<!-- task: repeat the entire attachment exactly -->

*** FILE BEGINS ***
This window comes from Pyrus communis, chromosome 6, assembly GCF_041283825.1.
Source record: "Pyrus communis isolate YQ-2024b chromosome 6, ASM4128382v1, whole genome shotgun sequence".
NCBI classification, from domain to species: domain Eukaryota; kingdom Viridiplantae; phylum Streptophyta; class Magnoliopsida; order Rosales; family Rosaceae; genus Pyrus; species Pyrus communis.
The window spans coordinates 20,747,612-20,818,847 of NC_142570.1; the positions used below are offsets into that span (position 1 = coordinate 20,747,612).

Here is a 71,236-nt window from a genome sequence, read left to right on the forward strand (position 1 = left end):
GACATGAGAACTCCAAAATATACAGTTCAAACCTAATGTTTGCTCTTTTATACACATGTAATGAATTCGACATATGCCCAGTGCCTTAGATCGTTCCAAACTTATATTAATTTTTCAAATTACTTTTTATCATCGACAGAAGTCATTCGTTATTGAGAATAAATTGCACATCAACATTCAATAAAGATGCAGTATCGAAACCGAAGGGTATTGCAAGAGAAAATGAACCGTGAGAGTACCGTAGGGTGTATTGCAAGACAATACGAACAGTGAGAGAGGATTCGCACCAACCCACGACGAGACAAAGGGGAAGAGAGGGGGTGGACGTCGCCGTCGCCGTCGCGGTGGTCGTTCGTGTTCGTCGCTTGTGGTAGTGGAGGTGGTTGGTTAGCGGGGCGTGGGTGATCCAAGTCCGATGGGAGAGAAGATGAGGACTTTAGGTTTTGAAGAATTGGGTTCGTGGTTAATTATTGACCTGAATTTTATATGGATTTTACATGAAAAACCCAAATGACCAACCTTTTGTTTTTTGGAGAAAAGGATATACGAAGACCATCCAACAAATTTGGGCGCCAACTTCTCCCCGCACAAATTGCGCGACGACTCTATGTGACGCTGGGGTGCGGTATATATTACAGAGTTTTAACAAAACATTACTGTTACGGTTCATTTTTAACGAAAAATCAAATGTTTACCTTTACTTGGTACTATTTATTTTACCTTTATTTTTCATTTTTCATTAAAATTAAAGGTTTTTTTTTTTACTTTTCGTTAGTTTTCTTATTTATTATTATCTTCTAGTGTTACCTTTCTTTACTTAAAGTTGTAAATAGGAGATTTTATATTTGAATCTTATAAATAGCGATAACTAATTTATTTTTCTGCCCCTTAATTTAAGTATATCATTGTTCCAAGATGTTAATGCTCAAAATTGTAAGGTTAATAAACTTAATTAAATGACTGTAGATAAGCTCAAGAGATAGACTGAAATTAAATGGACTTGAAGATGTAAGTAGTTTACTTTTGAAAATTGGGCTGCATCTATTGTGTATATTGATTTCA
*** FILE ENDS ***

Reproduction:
This window comes from Pyrus communis, chromosome 6, assembly GCF_041283825.1.
Source record: "Pyrus communis isolate YQ-2024b chromosome 6, ASM4128382v1, whole genome shotgun sequence".
NCBI classification, from domain to species: domain Eukaryota; kingdom Viridiplantae; phylum Streptophyta; class Magnoliopsida; order Rosales; family Rosaceae; genus Pyrus; species Pyrus communis.
The window spans coordinates 20,747,612-20,818,847 of NC_142570.1; the positions used below are offsets into that span (position 1 = coordinate 20,747,612).

Here is a 71,236-nt window from a genome sequence, read left to right on the forward strand (position 1 = left end):
GACATGAGAACTCCAAAATATACAGTTCAAACCTAATGTTTGCTCTTTTATACACATGTAATGAATTCGACATATGCCCAGTGCCTTAGATCGTTCCAAACTTATATTAATTTTTCAAATTACTTTTTATCATCGACAGAAGTCATTCGTTATTGAGAATAAATTGCACATCAACATTCAATAAAGATGCAGTATCGAAACCGAAGGGTATTGCAAGAGAAAATGAACCGTGAGAGTACCGTAGGGTGTATTGCAAGACAATACGAACAGTGAGAGAGGATTCGCACCAACCCACGACGAGACAAAGGGGAAGAGAGGGGGTGGACGTCGCCGTCGCCGTCGCGGTGGTCGTTCGTGTTCGTCGCTTGTGGTAGTGGAGGTGGTTGGTTAGCGGGGCGTGGGTGATCCAAGTCCGATGGGAGAGAAGATGAGGACTTTAGGTTTTGAAGAATTGGGTTCGTGGTTAATTATTGACCTGAATTTTATATGGATTTTACATGAAAAACCCAAATGACCAACCTTTTGTTTTTTGGAGAAAAGGATATACGAAGACCATCCAACAAATTTGGGCGCCAACTTCTCCCCGCACAAATTGCGCGACGACTCTATGTGACGCTGGGGTGCGGTATATATTACAGAGTTTTAACAAAACATTACTGTTACGGTTCATTTTTAACGAAAAATCAAATGTTTACCTTTACTTGGTACTATTTATTTTACCTTTATTTTTCATTTTTCATTAAAATTAAAGGTTTTTTTTTTTACTTTTCGTTAGTTTTCTTATTTATTATTATCTTCTAGTGTTACCTTTCTTTACTTAAAGTTGTAAATAGGAGATTTTATATTTGAATCTTATAAATAGCGATAACTAATTTATTTTTCTGCCCCTTAATTTAAGTATATCATTGTTCCAAGATGTTAATGCTCAAAATTGTAAGGTTAATAAACTTAATTAAATGACTGTAGATAAGCTCAAGAGATAGACTGAAATTAAATGGACTTGAAGATGTAAGTAGTTTACTTTTGAAAATTGGGCTGCATCTATTGTGTATATTGATTTCA